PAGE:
Thomas Mayer plies his mostly direct/custom valve electronics business out of Lindau am Bodensee on the German/Swiss border. Until the rise of the German Elrog 300B, he didn't much care for this tube type and much preferred working with 45, 10Y, 845/211 and 801. When he announced a visit to my friend Dan on Lake Geneva to present his top-line SET monos where a 10Y drives a 300B plus a 10Y-based line stage and a prototype phono stage, I was invited to clap some ears on rolling the 300B (between classic Western Electric and Elrog), the 10Y driver (between classic and prototype Elrog) and NOS amorphous-core Tamura vs. NOS Tango output transformer. The Tribute Finemet output transformer Dan had ordered for his personal pair after an audition in Lindau hadn't arrived yet.

Thomas Mayer


Dan's system is anchored by battery-powered field-coil Voxativ widebanders in their big Dué cabs augmented by Acapella ion tweeters (his subwoofers that day weren't connected). He has both analog and digital sources, the latter an Alex Peychev tube-buffered DAC which upsamples all incoming data to DSD512 aka quad DSD. Like all of the Thomas Mayer top models, the monos are two-box affairs with outboard full-wave rectified choke-loaded power supplies with four valve rectifiers. For the occasion, Thomas had brought two head units with interstage transformers and Lundahl input transformers which only differed in their OPs. One had the amorphous-core out-of-production Tamura, the other the also discontinued Tango. Disconnecting the Amphenol-terminated umbilical and quickly swapping tubes made for quick iron comparisons.


To swap drivers between the Elrog and classic NOS 10Y, Thomas had to rewire two connections on the filament transformer to adjust for different bias voltage.


Long story short: If you've always favoured the 45 triode over the 300B for its quicker more lucid and extended performance but remained depressed about its measly 2-watt output, with the Elrog 300B you now have 45-type directness and immediacy at four times the power. By comparison, a Western Electric has no bass, is fatter and fuzzier in the midrange and overall lazier, less twitchy, softer and darker.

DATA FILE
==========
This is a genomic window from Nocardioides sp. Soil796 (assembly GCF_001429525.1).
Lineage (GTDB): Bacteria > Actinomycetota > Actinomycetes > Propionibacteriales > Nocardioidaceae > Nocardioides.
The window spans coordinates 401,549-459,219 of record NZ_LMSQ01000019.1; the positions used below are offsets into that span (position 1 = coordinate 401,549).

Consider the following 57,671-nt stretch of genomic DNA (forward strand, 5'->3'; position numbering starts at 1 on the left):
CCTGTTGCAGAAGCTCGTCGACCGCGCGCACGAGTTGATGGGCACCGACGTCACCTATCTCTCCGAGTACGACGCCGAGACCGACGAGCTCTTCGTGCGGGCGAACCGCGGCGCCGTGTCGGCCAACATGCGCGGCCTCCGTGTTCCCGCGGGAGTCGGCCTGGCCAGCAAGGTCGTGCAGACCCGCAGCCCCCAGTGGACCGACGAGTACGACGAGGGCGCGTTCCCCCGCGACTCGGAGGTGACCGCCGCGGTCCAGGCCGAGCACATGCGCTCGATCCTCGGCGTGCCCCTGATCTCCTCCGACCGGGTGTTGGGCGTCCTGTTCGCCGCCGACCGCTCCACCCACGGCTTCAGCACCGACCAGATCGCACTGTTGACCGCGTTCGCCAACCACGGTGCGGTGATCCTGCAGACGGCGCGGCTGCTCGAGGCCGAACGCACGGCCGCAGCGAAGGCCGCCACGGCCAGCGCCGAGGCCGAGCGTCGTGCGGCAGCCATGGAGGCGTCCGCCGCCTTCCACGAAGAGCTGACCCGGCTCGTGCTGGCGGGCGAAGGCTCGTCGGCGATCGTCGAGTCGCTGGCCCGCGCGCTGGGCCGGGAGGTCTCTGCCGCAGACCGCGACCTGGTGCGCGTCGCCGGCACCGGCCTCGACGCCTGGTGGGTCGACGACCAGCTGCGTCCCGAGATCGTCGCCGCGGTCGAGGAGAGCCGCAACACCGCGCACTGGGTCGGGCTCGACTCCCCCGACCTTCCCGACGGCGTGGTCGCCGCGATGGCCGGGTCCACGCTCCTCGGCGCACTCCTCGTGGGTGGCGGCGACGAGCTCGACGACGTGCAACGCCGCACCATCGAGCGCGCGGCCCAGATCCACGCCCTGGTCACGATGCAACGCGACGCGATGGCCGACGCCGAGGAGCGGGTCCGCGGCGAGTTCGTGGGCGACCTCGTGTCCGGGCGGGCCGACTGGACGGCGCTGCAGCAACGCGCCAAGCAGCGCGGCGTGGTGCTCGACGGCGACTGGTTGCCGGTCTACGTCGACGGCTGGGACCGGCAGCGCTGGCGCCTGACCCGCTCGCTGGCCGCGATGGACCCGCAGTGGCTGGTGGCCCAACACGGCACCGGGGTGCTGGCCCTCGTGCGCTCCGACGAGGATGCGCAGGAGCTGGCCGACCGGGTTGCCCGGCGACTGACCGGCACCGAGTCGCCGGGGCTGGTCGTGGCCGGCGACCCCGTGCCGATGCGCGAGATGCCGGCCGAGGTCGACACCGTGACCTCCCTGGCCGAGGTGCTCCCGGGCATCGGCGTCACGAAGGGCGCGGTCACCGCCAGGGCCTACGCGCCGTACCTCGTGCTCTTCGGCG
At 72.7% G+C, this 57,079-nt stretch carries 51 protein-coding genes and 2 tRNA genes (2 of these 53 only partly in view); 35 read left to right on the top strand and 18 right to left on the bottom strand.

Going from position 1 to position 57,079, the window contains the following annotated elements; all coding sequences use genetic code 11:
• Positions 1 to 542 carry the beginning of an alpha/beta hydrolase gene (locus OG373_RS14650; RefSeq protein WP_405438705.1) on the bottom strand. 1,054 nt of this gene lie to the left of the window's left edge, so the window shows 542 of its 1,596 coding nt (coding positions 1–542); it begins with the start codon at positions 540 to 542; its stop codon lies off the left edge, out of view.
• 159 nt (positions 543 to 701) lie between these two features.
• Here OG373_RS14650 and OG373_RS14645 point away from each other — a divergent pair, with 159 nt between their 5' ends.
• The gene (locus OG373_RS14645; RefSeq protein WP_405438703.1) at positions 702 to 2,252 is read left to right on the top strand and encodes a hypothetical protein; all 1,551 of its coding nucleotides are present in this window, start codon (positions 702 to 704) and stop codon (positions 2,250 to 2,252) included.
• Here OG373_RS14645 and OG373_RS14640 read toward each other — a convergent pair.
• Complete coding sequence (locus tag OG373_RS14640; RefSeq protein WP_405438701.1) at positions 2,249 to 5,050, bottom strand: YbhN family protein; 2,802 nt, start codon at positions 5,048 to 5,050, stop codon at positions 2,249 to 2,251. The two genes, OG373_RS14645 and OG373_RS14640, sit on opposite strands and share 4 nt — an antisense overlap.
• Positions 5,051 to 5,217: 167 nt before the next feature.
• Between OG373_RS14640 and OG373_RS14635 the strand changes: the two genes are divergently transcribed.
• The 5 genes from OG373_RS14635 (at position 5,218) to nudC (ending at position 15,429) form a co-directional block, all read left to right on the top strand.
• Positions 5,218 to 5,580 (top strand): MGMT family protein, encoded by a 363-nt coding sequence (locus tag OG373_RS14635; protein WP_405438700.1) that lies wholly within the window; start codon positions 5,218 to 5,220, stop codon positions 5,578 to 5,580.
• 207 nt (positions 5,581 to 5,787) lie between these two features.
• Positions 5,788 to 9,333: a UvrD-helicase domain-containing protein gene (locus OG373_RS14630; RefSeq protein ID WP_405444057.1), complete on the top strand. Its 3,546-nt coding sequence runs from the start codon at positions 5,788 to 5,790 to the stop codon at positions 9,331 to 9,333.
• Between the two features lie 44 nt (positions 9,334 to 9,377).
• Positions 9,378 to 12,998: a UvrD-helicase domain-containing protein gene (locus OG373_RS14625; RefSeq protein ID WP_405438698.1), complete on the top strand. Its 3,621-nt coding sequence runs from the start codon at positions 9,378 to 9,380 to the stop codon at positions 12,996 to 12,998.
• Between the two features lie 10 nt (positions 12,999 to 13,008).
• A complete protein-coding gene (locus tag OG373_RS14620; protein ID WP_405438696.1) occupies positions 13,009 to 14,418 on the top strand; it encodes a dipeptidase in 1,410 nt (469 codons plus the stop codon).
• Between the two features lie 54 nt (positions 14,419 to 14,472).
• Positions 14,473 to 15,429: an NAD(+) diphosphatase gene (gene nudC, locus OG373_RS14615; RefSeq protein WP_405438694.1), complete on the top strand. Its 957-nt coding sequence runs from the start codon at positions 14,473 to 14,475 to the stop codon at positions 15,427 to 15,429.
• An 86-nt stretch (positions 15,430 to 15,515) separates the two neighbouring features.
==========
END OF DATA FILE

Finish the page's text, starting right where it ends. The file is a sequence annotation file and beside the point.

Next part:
Swapping 10Y drivers, all of us preferred the classic NOS. Thomas opined that given the original's already thoriated Tungsten filaments, there was very little room for improvement . Plus, this was Elrog's very first prototype pair. Follow-up efforts could well narrow the gap or even build out a lead. The big advantage of the Elrog 300B is that it also runs on thoriated Tungsten. None of the olf-timey originals ever did. That makes a decisive difference which was easy to hear to trump the Western Electric by no small margin.


For output transformers, all of us agreed that the amorphous core transformers reduced contrast ratio to work like an opaque negligée. Things got softer and a bit fuzzier. For the full Monty, you'll want the Tangos. The amorphous cores sounded - well, more amorphous. Really. Thomas promised that the incoming nanocrystalline Finemet cores from Hitachi wired by the Dutch Tribute company would retain the speed of the Tangos but add even more suaveness.


About pricing for the ER300B, I was told €900/pr. About QC, Thomas does all his own testing and matching to currently work with a 30% rejection rate. The first run of Elrog 845/211 which Inès Adler of Voxativ worked with had documented issues. This was due to a premature product release before all the design parameters had been licked, leading to a falling out between Voxativ and Elrog. The ER300B reportedly has already undergone a few beta-test generations with subsequent adjustments to eliminate a rerun of the early 845 failures.


Based on our informal auditions which included Dan's Berning Siegfried 300B OTL outfitted with Elrog bottles, I think it safe to say that if you've looked for that mythical 8-watt direct-heated 45, your ship has come in with the freshly minted ER300B (and not via the slow boat from China). Given his extensive testing and matching of these tubes and his consulting role during their development, I'd strongly suggest dealing directly with Thomas Mayer if you mean to embark on a getting-to-know-ya adventure with Germany's new plug'n'play 300B which isn't exactly a 300B any longer but more of a transmitter tube with 300B specs...

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